Investigators independently and collectively analyzed written responses pertaining to enjoyable factors from the post-test. Three central types of response themes were discovered: (1) enjoyment of and with self, (2) cross-age interactions, (3) collaboration process (“virtual” and “live” collaborations, and performance). When a participant wrote about the process of collaborating virtually or in person, a collaboration process response was indicated. However, if the participant stated a specific interaction with the other generation, then a cross-aged response was indicated. The top two enjoyable factors for both generations were the collaboration process (“virtual” exchange, workshop, and joint-performance) and the cross-age interactions. Older adults seemed to indicate more enjoyable instances in the collaboration experience (50%) compared to the cross-aged interactions (40%), whereas children reported slightly more enjoyable instances in cross-aged interactions (44%) followed by the collaboration experience (40%). From these statements, older adults referenced non-musical experiences (67%) as enjoyable factors more often than musical experiences (33%). In one instance, an adult participant made a comparison to the children and her/his own grandchildren as an enjoyable factor. Children participants also referenced non-musical experiences (48%) more often, but only by a smaller margin compared to music experiences (40%).
The purpose of this study was to explore how a combined “virtual” and “live” 4-week intergenerational music collaboration impacted children and older adults' cross-age comfort, expectations after experiencing “virtual” exchanges, preconceived notions, and enjoyable factors in collaborating with the opposite generation. Results showed that older adults' comfort collaborating with children increased after participating in the intergenerational project. These findings are similar to Bowers (4), where cross-age improvements were greater for older adults than for younger persons. It should be noted that the children in this project had a high level of comfort interacting with older adults musically prior to the start of the project. The children's choir often tours across the country and outside of the country. During their tours, it is common for the choir to collaborate musically with other ensembles. Perhaps the choir members were used to collaboration whereas, the older adults had not collaborated with another music group.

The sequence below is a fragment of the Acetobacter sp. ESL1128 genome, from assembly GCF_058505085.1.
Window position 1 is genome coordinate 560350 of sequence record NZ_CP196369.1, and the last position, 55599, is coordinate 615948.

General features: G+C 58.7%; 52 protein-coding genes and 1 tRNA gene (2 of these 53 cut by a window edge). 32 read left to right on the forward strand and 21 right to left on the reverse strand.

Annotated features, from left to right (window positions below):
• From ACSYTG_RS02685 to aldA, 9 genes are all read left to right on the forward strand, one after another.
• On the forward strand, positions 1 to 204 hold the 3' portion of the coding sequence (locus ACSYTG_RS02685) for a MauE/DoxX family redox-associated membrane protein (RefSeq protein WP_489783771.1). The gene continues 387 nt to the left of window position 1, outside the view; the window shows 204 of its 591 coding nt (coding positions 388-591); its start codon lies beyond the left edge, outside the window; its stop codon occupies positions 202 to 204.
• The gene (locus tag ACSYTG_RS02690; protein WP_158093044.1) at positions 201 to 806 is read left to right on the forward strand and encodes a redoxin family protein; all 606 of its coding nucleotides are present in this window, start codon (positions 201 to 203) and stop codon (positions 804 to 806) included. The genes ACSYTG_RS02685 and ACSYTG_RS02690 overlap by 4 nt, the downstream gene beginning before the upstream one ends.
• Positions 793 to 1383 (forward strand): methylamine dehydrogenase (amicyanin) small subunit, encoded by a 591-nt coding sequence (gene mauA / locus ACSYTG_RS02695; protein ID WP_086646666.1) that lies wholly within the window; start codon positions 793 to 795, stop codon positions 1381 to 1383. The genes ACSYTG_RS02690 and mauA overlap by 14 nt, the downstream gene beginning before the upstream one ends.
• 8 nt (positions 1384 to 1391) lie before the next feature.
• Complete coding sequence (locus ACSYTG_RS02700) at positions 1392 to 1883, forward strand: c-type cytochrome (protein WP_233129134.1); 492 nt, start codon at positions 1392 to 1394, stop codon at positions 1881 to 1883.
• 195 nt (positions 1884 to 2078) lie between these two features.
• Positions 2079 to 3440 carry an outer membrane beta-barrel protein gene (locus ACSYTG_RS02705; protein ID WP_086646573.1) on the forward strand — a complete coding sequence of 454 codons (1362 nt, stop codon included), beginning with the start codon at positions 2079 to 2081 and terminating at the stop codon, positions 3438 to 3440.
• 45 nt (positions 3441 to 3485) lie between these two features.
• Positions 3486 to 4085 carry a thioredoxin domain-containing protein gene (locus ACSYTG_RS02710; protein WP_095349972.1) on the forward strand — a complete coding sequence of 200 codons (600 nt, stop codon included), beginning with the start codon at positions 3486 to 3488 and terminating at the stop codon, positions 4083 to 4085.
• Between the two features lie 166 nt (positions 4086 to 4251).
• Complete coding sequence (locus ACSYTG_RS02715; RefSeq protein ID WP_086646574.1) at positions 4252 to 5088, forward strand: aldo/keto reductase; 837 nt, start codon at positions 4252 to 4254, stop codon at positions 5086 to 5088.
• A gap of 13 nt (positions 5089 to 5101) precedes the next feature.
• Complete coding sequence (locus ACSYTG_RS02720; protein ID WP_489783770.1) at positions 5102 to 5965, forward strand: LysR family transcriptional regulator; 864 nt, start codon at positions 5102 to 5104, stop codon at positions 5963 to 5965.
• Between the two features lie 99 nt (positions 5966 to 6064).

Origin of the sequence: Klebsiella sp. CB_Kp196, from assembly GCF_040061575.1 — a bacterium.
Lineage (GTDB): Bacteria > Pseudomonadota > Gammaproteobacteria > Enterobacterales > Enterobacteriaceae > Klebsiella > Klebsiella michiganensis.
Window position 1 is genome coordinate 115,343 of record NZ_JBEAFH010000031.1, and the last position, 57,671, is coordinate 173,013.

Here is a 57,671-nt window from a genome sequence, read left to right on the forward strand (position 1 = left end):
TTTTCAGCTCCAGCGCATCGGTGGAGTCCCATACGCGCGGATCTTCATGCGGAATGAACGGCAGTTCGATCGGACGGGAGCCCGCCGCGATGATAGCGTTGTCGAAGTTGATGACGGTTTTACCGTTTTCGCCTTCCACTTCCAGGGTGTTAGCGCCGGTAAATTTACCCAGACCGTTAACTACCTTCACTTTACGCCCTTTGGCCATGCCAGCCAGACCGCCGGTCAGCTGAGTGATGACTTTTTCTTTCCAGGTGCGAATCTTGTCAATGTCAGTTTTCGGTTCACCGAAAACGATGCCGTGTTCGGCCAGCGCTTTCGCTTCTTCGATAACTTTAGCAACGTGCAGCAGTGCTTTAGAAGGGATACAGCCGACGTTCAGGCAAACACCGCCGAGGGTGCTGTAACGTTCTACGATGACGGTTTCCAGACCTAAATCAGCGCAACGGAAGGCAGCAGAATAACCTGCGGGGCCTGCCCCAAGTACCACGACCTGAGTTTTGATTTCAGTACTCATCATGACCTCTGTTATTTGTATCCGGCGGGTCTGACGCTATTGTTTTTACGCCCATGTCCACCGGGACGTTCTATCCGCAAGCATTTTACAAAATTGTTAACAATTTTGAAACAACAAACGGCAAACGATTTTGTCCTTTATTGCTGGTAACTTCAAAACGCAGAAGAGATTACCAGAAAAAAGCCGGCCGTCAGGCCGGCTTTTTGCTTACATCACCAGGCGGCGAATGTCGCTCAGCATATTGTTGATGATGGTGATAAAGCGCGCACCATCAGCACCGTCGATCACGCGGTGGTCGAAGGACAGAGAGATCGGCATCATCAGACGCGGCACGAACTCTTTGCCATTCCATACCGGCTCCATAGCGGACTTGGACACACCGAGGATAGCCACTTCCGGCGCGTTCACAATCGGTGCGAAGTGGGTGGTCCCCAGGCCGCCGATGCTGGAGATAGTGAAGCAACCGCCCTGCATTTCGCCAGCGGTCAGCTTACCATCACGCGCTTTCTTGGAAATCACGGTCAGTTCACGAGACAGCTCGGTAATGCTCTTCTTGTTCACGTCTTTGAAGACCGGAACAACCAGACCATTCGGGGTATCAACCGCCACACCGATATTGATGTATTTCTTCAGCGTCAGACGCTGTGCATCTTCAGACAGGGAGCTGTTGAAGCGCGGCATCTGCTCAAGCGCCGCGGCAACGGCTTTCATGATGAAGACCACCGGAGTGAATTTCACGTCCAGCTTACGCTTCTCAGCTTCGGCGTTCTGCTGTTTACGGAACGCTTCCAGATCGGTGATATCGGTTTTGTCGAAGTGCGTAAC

Additionally, the researchers explored the most enjoyable factors of the project among younger and older generations. The top two enjoyable factors for both generations were the collaboration process (“virtual” exchange, workshop, and joint-performance) and the cross-age interactions. These findings are similar to Conway and Hodgman (5), who brought together two intact choirs for an intergenerational collaborative project. In the earlier study, both older and younger participants experienced positive outcomes of the joint-performance and perceived that the combined choir sounded better than if each choir would have performed by themselves. Participants of the earlier study also thought a benefit of the project was the cross-age interactions and understanding of the other generation.
Although the schedules of the two choirs did not allow for “virtual” interactions that were synchronous, both generations reacted positively to the interactions and cited the interactions as one of the top enjoyable factors of the project. It was interesting to notice how the older generation's writing shifted from music related topics to non-music topics over the course of the “virtual” cycle. This could suggest that the use of technology to facilitate these “virtual” exchanges could contribute to the time needed for more interaction with children in order for adults to focus on or reference non-music factors such as the children's dispositions or what the children could offer the adults during the exchange. Even more, the use of simple and free computer technology (e.g., Dropbox, tablets, smartphones) could be a promising vehicle for communicating, learning, and enhancing relationships between opposite generations, beyond the scope of just music exchanges.
Future Studies and Limitations
Future research studies should explore the use of synchronous interactions between the generations during a distance-based intergenerational project. The current project lasted 4 weeks, which is a short duration for an intergenerational project. Future researchers should explore the benefits of an intergenerational program on younger and older persons during a program of longer duration.